The following is excerpted from a talk David McCullough gave in 1995 at an event to support the Sheriff’s Meadow Foundation.

I think in some ways this beautiful place where we live is one of the most important places in the country, because if we can’t save what matters here, if we can’t keep Martha’s Vineyard from going down the drain, then there is not much hope for anywhere else. But, with the kind of determination and intelligence and wealth and good intentions that exist here, it can be done.

As many of you know, last year I was involved in a battle to stop the Disney company from building a theme park at Manassas. It would have overwhelmed the battlefield and the whole area. They were going to replace real history with something quite synthetic.

But because very few people, a handful of people, six or seven people in the beginning, decided they were going to fight the Disney Corporation, fight against preposterous odds, more and more joined the ranks until in the end over 60 organizations were in the fight. Against all the forecasts and all the money mounted against us, it came out the right way. We won.

I learned a lot from that experience. Above all, I learned that the worst thing that can happen is for people to say: “Well, it’s a done deal. Why get in the way of a locomotive coming down the track? Why try to stop something inevitable?”

Well, it isn’t. It is not inevitable at all. And we who can do something about our Island have the chance to make a very great difference.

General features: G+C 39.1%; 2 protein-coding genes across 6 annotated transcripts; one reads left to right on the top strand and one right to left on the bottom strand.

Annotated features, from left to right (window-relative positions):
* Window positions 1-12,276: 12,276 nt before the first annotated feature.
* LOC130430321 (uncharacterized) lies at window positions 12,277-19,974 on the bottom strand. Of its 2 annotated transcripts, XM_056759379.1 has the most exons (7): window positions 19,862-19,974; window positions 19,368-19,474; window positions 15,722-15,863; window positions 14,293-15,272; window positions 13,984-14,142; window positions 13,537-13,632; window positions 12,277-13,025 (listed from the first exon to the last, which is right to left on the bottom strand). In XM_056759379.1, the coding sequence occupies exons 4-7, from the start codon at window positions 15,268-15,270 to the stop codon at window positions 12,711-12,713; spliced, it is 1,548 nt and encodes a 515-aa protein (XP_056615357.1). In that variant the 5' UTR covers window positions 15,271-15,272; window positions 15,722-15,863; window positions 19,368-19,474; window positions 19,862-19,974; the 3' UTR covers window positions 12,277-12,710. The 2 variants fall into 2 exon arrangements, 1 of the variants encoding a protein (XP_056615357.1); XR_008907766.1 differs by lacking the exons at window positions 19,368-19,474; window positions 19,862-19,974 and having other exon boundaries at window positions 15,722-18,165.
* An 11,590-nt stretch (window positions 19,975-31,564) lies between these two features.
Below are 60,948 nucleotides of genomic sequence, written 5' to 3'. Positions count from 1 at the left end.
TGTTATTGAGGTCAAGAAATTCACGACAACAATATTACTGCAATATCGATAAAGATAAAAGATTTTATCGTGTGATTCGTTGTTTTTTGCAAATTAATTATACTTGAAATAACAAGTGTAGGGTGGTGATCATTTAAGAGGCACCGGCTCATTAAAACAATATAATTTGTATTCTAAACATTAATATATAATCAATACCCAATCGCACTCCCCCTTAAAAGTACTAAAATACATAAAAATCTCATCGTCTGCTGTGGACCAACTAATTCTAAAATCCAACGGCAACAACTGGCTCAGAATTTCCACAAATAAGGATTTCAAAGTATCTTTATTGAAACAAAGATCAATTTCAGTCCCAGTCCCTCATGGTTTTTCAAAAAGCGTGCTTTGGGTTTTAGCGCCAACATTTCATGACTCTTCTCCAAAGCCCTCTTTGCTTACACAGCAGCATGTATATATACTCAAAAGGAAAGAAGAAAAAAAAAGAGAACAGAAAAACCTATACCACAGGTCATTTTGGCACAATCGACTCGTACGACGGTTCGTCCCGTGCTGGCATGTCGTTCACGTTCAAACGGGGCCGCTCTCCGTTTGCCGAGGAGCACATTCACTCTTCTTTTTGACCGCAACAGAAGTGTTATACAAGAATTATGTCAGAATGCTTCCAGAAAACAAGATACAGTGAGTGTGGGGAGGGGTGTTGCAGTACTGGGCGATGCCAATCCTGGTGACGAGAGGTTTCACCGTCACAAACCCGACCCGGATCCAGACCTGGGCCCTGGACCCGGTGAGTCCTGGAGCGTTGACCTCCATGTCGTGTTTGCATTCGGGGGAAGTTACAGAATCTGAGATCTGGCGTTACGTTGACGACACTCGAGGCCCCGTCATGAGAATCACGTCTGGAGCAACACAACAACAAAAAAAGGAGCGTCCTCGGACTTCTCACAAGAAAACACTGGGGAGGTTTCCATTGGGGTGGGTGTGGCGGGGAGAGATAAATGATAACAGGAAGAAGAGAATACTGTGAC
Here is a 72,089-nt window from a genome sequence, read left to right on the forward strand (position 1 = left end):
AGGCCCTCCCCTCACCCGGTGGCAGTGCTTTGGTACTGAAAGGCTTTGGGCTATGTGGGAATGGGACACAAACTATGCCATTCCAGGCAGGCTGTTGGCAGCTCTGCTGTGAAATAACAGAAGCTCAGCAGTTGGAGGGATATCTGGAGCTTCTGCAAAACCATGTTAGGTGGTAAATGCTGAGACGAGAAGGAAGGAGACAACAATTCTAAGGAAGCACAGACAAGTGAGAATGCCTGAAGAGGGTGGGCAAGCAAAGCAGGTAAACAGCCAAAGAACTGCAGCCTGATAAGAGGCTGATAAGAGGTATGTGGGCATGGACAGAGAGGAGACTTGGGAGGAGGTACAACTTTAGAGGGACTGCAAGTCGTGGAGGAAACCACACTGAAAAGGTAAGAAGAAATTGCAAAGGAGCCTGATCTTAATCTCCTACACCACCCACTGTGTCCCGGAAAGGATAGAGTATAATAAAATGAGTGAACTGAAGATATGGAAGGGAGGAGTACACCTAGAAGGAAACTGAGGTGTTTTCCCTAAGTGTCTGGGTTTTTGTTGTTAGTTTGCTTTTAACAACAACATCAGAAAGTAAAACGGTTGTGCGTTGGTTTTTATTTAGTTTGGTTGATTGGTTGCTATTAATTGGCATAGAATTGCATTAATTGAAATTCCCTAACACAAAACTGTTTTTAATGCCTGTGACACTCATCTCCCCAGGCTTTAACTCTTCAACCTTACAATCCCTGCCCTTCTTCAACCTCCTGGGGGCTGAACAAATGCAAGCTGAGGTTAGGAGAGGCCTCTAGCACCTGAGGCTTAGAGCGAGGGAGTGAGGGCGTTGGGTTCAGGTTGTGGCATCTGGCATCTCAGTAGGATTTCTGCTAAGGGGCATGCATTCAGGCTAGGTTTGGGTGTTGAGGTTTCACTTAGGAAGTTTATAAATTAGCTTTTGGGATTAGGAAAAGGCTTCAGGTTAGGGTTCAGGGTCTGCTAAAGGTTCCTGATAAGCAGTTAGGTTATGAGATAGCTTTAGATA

Rosalee and I have lived here year-round since 1972. We have raised our children here, they have gone to school here, I have written nearly all my books here, and I broadcast American Experience introductions from our house here. This is home base. This is our place. And we care intensely about it. We care about it year-round. If I had to list what means the most to me, it would be the people — the wonderful Vineyard people who care about it as much as anyone, maybe more. In some ways they are caught in a bind about the economics of their livelihood. We have to understand that. I remember in times past, conservation meetings were held on weekday afternoons. What did that mean to anyone who had to work? It meant they were not of interest, not considered at all.

We have to join forces with other conservation groups. We have to join forces one town to another. We have to join forces, summer people, year-round people, and everyone who cares about the Island.

I am now working on a book about Thomas Jefferson and John Adams and their crisscrossing lives. Adams lived to be a very old man in Quincy. Ralph Waldo Emerson went out to visit John Adams one day, to see how he thought about things, and Adams said a very interesting thing. He said, “I would to God there were more ambition in the country, ambition of that laudable kind, to excel.”

Not to get rich, not to be famous, not to be powerful, but to excel.

I think that with the brainpower and motivation and the friendship that we have represented here tonight, we can excel in what we do to protect, and save, and pass on this treasure of Martha’s Vineyard.

On we go.